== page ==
Let’s create a service with the type Loadbalancer… Balancing occurs according to the principle random balancing (you can read about this in this article, which links here).

kubectl expose deployment sticky-d --type=LoadBalancer --port=8080
kubectl get services sticky-d

You can start the service with the command:

minikube service sticky-d

The output will be something like this:

We will send requests for the service and make sure that traffic goes to different pods:

The balancer doesn’t work? Or did we achieve our goal and got sticky sessions? Nearly!

We got a sticky smoker session. The point is, as long as a TCP connection to the server is open, the cube directs traffic to only one specific pod. But if there is a break in the connection or we create a new connection, then we can get to another pod. For more on this, see this excellent article. Gotham needs less sticky sessions now. To bypass this feature, you must uncheck the box. keep-alive at Postman.

Let’s see what happens:

Hooray! We made sure that the traffic is balanced.

Resource service a rather poor load balancer and knows how to distribute traffic for a specific deployment. Here comes ingresswhich greatly expands the balancing capabilities in kubernetes.

If you just create an ingress resource, nothing happens. We need to create an ingress-controller. To activate ingress-controller run:

minikube addons enable ingress
problems activating ingress-controller?

For macOS and Windows, at the time of this writing, an error may occur, to fix this, you need to run the following commands:

minikube config set vm-driver hyperkit
minikube delete
minikube start
minikube addons enable ingress

This will erase all deployments and pods. Go back and redeploy the application and start the service.

If the Ingress-controller is successfully launched, a special pod will start, run the command:

kubectl get pods -n kube-system

The result should be something like this:

Details on simple examples why you need ingress

Ingress allows you to balance traffic based on hostname or path in the request. Let’s look at a simple example. Let’s say we have two applications app1 and app2… After we bought a domain name, let it be And we want our services to be available at:



Or even like this:



You can also do a combination of the two.

Resource ingress just allows you to do this. Ingress balances traffic to different services, being such an add-on over them.

In a nutshell, the above scheme is performed as follows. When creating an ingress resource, an external load balancer (if you are using GKE or AWS) issues an external IP address to the resource (let’s say In this case, Ingress becomes the entry point to the cluster on ports 80 and 443. Resolving domain names and on the ip – In the resource itself ingress we indicate that requests with the host proxied on the service app1, and, accordingly, requests with the host proxied on the service app2.

Now let’s create a resource Ingress… Make a new file ingress.yml and paste the following text:

kind: Ingress
  name: example-ingress
    - host:
          - path: /
            pathType: Prefix
                name: sticky-d
                  number: 8080

Pay attention to the line host: Need locally to define domain name and assign it the ip address of the ingress resource. Before defining the local domain name, let’s start the ingress resource.

kubectl apply -f ingress.yml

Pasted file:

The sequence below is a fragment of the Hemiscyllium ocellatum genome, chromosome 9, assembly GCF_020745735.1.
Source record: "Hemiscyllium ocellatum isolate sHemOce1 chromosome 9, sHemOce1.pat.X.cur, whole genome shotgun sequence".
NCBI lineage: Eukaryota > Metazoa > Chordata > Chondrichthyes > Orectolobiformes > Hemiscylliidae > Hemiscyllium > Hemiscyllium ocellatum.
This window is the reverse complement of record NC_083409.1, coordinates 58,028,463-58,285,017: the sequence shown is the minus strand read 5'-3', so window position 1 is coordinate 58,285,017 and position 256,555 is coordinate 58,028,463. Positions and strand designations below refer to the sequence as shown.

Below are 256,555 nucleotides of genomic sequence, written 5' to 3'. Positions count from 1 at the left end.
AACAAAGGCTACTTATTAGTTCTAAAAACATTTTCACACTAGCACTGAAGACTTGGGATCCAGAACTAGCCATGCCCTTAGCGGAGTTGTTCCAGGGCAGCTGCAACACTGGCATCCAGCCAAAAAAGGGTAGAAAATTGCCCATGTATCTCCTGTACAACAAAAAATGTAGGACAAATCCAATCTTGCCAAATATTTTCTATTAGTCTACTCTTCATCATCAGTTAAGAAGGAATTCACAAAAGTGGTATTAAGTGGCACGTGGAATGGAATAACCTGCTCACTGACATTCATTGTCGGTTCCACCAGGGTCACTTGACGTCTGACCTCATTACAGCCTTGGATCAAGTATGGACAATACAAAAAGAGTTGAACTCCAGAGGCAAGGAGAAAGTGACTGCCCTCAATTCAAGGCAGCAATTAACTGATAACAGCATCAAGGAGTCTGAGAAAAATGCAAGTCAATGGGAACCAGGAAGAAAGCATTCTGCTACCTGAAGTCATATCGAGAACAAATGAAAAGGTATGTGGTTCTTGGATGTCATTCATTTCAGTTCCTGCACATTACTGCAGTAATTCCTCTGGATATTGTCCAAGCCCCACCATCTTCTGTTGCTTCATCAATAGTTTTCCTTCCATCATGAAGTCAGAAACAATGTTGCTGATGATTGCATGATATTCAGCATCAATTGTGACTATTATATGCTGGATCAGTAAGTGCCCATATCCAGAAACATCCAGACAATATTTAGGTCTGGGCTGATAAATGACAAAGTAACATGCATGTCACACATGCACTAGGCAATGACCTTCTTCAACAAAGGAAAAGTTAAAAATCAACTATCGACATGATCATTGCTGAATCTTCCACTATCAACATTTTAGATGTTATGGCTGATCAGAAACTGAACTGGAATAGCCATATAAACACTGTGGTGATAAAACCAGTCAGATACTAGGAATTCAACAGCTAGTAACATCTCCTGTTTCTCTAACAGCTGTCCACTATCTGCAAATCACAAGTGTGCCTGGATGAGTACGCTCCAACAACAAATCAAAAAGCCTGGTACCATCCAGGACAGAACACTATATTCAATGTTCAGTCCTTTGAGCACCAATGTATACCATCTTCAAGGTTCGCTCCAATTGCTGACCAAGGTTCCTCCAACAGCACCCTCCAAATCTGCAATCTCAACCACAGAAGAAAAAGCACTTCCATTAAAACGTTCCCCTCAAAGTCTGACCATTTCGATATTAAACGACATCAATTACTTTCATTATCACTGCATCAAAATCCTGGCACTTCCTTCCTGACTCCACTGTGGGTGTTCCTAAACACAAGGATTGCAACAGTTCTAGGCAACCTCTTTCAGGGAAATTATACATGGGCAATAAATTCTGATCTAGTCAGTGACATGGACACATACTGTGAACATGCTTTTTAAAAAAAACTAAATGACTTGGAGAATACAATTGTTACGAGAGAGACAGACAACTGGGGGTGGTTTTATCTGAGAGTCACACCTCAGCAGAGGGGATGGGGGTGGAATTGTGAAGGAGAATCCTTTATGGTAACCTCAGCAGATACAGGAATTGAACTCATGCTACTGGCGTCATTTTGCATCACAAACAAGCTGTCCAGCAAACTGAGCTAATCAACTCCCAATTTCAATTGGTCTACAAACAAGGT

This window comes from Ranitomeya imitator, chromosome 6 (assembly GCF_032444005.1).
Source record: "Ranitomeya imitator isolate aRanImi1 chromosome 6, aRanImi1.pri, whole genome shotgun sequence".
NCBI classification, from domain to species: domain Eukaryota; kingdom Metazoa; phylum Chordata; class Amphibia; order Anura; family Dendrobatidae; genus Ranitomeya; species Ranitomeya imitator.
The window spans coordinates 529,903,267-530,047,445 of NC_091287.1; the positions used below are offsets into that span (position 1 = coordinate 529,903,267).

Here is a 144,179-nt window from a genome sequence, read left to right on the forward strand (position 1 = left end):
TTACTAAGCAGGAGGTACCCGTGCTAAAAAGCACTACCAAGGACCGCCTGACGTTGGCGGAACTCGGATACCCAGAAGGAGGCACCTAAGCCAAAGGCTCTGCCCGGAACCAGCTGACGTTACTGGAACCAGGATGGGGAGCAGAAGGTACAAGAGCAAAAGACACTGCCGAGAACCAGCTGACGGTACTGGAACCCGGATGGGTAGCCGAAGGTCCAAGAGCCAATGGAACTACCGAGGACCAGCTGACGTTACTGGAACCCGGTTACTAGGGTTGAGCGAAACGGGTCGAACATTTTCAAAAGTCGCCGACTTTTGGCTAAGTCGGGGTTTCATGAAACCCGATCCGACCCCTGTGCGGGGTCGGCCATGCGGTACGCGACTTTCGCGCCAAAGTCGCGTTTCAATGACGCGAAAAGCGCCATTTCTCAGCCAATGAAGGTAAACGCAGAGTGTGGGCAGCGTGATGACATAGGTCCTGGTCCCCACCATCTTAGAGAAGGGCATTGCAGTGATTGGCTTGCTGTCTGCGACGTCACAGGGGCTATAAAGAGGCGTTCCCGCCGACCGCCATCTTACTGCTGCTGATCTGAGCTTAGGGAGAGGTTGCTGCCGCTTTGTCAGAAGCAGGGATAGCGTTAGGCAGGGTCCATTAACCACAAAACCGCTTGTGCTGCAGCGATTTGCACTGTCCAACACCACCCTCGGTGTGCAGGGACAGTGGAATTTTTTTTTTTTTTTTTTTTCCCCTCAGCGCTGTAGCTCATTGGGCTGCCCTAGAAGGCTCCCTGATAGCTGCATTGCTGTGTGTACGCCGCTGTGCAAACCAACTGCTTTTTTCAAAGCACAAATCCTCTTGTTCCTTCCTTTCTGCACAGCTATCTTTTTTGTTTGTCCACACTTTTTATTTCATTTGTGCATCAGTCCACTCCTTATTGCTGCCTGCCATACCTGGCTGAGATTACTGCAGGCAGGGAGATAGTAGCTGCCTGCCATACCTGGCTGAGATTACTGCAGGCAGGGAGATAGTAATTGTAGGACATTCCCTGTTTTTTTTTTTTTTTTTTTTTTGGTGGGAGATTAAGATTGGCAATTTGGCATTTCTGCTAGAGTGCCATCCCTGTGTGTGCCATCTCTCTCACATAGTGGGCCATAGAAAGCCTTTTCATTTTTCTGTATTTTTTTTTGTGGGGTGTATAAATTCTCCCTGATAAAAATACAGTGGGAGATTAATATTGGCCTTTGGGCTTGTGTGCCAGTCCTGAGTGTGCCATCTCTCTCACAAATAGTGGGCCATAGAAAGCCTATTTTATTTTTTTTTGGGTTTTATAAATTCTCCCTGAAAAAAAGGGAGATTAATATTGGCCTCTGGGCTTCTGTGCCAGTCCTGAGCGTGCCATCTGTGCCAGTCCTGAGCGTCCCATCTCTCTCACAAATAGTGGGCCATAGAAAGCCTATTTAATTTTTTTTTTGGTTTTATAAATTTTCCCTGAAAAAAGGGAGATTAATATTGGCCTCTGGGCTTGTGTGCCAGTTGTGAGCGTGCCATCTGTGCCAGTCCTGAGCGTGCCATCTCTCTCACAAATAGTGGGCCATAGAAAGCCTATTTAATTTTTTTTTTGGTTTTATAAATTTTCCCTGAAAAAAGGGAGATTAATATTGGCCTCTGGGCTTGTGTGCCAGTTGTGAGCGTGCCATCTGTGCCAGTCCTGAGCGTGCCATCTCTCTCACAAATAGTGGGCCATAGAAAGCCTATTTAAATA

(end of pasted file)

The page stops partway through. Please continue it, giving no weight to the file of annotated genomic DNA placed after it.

Let’s check if it has appeared:

kubectl get ingresses

Pay attention to the resource address if you make a request for there will be a mistake 404

“Resolve” the local domain name. Open the file / etc / hosts and in the last line write down the ip address separated by a space ingress resource and domain name of the service.

And now let’s try to send a request to the address

It should be noted that balancing works despite the enabled checkbox. connection

small hack

You can cheat and not define a local domain name. Just specify the host in the request header:

Now let’s finally make our traffic sticky. Add to Ingress.yml annotations with 4 parameters:

kind: Ingress
  name: example-ingress
  annotations: "cookie" "balanced" "key" 60
    - host:
          - path: /
            pathType: Prefix
                name: sticky-d
                  number: 8080

Let’s consider each parameter in more detail:

  • affinity: set the value “cookie” to enable sticky sessions;

  • affinity-mode: sticking mode. Two modes are supported – persistent and balanced… If the value is balanced, traffic will stick to a specific pod only for a certain period of time. Specify persistent for permanent adhesion;

  • session-cookie-name: the name of the cookie, by the value of which the ingress-controller will associate traffic with a specific pod;

  • session-cookie-max-age: time for which traffic sticks to the pod, in seconds (setting is needed if affinity-mode = balanced). After the specified time has elapsed, the ingress-controller will generate a new value for the session-cookie-name and insert it into our cookie.

Let’s apply the changes:

kubectl apply -f ingress.yml

And let’s check the work of sticky sessions in a cube:

Responses will only come from one specific instance of the application. note that ingress-controller he himself substituted a value for us in the cookie for key and added a sticking shelf life. After 60 seconds nginx-controller will generate the value again for key, and the traffic will already stick to another pod (but not the fact that to another).

Now let’s see how it looks in the code:

import asyncio
from aiohttp import ClientSession
from asyncio import sleep

async def foo():
    session = ClientSession()

    while 1:
        response = await session.get('')
        uuid = (await response.json())['uuid']

        print(f"answer: {uuid} /// cookie: {response.cookies}")

        await sleep(1)

lp = asyncio.get_event_loop()

In a loop, we make a request to the application and display the request result and the cookie object.

Ingress-controller generated key and substituted an object for us in the cookie Set-Cookie… Traffic stuck for 60 seconds on a specific pod.

Done! We have successfully implemented sticky sessions in Nginx and Kubernetes

And finally, the results of the social. a survey among IT companies about the need for Kubernetes.